15 Tips: When you have strong feelings about your teen’s friends

|by Barbara Greenberg |with 0 Comments

It is inevitable that you will, over the course of your teen’s adolescence, dislike at least one of their friends if not more ...

`teens friend
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AUTHOR INFO:
Barbara Greenberg
Barbara is a clinical psychologist who specialises in working with teens and their families....

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Bear in mind that friendships often have a limited shelf life during the adolescent years

Dear Parents,

It is inevitable that you will, over the course of your teen’s adolescence, dislike at least one of their friends, if not more. These feelings may at first present as a nagging gut feeling in the pit of your stomach or an active dislike. And, sometimes you won’t even know why you feel a sense of dislike for a particular friend.

I can assure you though that the feeling will be very present and will not subside easily.

You will struggle with how to deal with these feelings, when to deal with them or even whether or not to deal with these feelings at all. I need to warn you that insulting your teen’s friends is very tricky, because when you insult your child’s friend your child feels like you are insulting her/him directly. Trust me on this. I’ve been there personally and professionally.

In an effort to help you navigate this terrain a bit more successfully I am going to share some tips with you that should make the journey smoother. We all need help sustaining good communication and warm feelings between us and our teens.

Here goes:

  1. Find out why your teen likes the friend that you don’t like. Ask her. You may find out some very interesting and surprising information. Perhaps the friend understands your child in a way that others don’t. Remember, we have all kinds of friends for different reasons. Some make us laugh, others get us etc.
  2. When you are around your teen and the friend, do a lot of close observing. You need to look for both the positive and negative in the interactions. Observation may lead to an understanding about the chemistry in the relationship. It is always helpful to have evidence that helps you make informed decisions rather than making assumptions.
  3. If your teen shares some information about the friend that is less than positive, please do not use this information against the friend unless you are concerned about your teen’s safety and/or the friend’s safety. Even in that case you shouldn’t be using this information to berate anyone. My hope is that you would use it to help your teen and/or the friend.
  4. Have the friend over to your house. Familiarity is a good thing. As mentioned earlier, presumptions and assumptions are often wrong.
  5. In any case and in every case support your teen’s efforts to expand her social circle. Help provide opportunities. It is never a good idea to put one’s proverbial friendship eggs in one basket.
  6. Do not forbid your teen to spend time with the friend unless there are safety/health/danger issues present. Forbidding, as we all know, often creates the opposite effect and makes the heart grow fonder.
  7. Do not take it upon yourself to be cool, aloof and/or less than kind to the friend. This is not your relationship or your role. Tread lightly, mindfully and carefully.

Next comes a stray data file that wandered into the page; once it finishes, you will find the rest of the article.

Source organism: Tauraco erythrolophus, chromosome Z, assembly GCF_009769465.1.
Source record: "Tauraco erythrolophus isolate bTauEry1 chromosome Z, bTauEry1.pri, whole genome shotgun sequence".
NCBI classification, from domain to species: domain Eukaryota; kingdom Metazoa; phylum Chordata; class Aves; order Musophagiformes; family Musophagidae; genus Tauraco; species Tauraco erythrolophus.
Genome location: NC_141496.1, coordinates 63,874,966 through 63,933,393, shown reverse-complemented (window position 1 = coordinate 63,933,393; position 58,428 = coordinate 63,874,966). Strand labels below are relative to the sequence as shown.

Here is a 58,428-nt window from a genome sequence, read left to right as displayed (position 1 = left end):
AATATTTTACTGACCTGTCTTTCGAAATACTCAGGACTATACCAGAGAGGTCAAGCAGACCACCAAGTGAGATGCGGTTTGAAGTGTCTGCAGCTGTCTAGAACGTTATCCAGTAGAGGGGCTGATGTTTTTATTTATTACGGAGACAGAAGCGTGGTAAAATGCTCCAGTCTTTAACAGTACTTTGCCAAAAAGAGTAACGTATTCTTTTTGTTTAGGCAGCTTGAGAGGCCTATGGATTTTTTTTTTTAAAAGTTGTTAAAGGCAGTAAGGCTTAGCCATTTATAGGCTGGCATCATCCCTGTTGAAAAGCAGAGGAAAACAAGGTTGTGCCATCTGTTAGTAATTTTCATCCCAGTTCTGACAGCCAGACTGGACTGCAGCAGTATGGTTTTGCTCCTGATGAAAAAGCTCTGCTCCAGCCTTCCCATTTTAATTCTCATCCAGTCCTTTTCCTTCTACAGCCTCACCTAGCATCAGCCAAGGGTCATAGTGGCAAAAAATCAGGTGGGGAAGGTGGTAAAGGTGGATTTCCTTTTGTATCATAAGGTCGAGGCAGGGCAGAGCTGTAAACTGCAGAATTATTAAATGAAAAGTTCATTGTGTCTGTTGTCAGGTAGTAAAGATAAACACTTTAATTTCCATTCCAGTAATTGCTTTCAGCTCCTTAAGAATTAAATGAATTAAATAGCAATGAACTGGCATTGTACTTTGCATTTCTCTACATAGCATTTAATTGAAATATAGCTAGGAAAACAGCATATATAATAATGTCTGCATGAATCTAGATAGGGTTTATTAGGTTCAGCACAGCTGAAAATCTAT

8. Bear in mind that friendships often have a limited shelf life during the adolescent years. The friendship may not be a long-lived relationship and may therefore not require you to get bent out of shape or even excessively concerned.
  9. It is a big mistake to assume that the friend is influencing your child negatively. Think outside the box. Perhaps the reverse is true and it is your child who is the negative influence. I know that we hate to think of our kids this way but they too are human and not flawless.

... and ...

  1. Please do not try to base your feelings and thoughts about this friend solely on the friend’s history. Individuals of all ages change and everyone deserves a second chance.

There is yet another scenario to be aware of. The reverse may occur and you may like your teen’s friend too much. Be aware if this happens, because it could cause a rift between you and your teen. You see your teen may feel resentful if she feels that you favour a friend over her. Please be aware of the following:

  1. It is always a mistake to compare your teens to others, particularly to their friends even and particularly when you are suggesting that she/he be more like the friend. Ouch. You may not have meant any harm here but the result may be that the friend disappears from the friend group of from visits to your home. Your child wants to be your favourite. That makes sense, right?
  2. Do not get too chummy with your teen’s friend. You are the mother not a friend, remember. Of course, you should welcome them into your home, but certainly don’t go overboard. Remember easy does it.
  3. It is not necessary for you to make your friend preferences known to your child. Your child is probably already aware of this. You see, your teens are always watching you.
  4. It is generally not a good idea to turn one of your teen’s friends into the designated confidante who gives you the inside scoop about your teen’s life. The outcome here will not be a good one.

... and ...

  1. Sometimes less is more. Sometimes similar treatment is best. Try to treat all of the friends similarly and this should have the intended effect of improving your relationship with your child. That is after all the relationship that is most important.

Good luck!